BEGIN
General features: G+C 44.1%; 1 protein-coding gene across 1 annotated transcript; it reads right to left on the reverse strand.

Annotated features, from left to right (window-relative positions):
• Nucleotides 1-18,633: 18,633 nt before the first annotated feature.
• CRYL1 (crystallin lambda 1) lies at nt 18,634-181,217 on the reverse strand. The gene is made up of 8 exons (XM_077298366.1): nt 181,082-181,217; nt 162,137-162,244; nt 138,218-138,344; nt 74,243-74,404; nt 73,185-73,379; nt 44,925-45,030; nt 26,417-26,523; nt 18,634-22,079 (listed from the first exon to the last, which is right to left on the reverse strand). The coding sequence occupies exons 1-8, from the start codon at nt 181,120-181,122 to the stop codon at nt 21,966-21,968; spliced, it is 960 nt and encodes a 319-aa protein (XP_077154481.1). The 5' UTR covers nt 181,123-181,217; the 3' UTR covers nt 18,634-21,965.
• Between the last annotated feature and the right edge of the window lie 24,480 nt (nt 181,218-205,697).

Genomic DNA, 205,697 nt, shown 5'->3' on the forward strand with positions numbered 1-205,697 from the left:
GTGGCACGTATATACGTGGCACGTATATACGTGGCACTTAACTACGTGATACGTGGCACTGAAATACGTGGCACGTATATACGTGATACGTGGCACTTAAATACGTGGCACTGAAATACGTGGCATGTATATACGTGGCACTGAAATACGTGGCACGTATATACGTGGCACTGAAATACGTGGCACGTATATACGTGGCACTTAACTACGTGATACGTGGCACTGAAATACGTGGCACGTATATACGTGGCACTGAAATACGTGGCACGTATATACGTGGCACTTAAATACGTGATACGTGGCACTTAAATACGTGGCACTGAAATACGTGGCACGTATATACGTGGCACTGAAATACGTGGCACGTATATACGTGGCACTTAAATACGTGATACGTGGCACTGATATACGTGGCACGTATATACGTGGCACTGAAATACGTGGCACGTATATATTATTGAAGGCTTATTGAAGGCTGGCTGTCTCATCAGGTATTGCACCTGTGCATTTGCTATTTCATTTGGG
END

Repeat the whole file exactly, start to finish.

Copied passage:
General features: G+C 44.1%; 1 protein-coding gene across 1 annotated transcript; it reads right to left on the reverse strand.

Annotated features, from left to right (window-relative positions):
• Nucleotides 1-18,633: 18,633 nt before the first annotated feature.
• CRYL1 (crystallin lambda 1) lies at nt 18,634-181,217 on the reverse strand. The gene is made up of 8 exons (XM_077298366.1): nt 181,082-181,217; nt 162,137-162,244; nt 138,218-138,344; nt 74,243-74,404; nt 73,185-73,379; nt 44,925-45,030; nt 26,417-26,523; nt 18,634-22,079 (listed from the first exon to the last, which is right to left on the reverse strand). The coding sequence occupies exons 1-8, from the start codon at nt 181,120-181,122 to the stop codon at nt 21,966-21,968; spliced, it is 960 nt and encodes a 319-aa protein (XP_077154481.1). The 5' UTR covers nt 181,123-181,217; the 3' UTR covers nt 18,634-21,965.
• Between the last annotated feature and the right edge of the window lie 24,480 nt (nt 181,218-205,697).

Genomic DNA, 205,697 nt, shown 5'->3' on the forward strand with positions numbered 1-205,697 from the left:
GTGGCACGTATATACGTGGCACGTATATACGTGGCACTTAACTACGTGATACGTGGCACTGAAATACGTGGCACGTATATACGTGATACGTGGCACTTAAATACGTGGCACTGAAATACGTGGCATGTATATACGTGGCACTGAAATACGTGGCACGTATATACGTGGCACTGAAATACGTGGCACGTATATACGTGGCACTTAACTACGTGATACGTGGCACTGAAATACGTGGCACGTATATACGTGGCACTGAAATACGTGGCACGTATATACGTGGCACTTAAATACGTGATACGTGGCACTTAAATACGTGGCACTGAAATACGTGGCACGTATATACGTGGCACTGAAATACGTGGCACGTATATACGTGGCACTTAAATACGTGATACGTGGCACTGATATACGTGGCACGTATATACGTGGCACTGAAATACGTGGCACGTATATATTATTGAAGGCTTATTGAAGGCTGGCTGTCTCATCAGGTATTGCACCTGTGCATTTGCTATTTCATTTGGG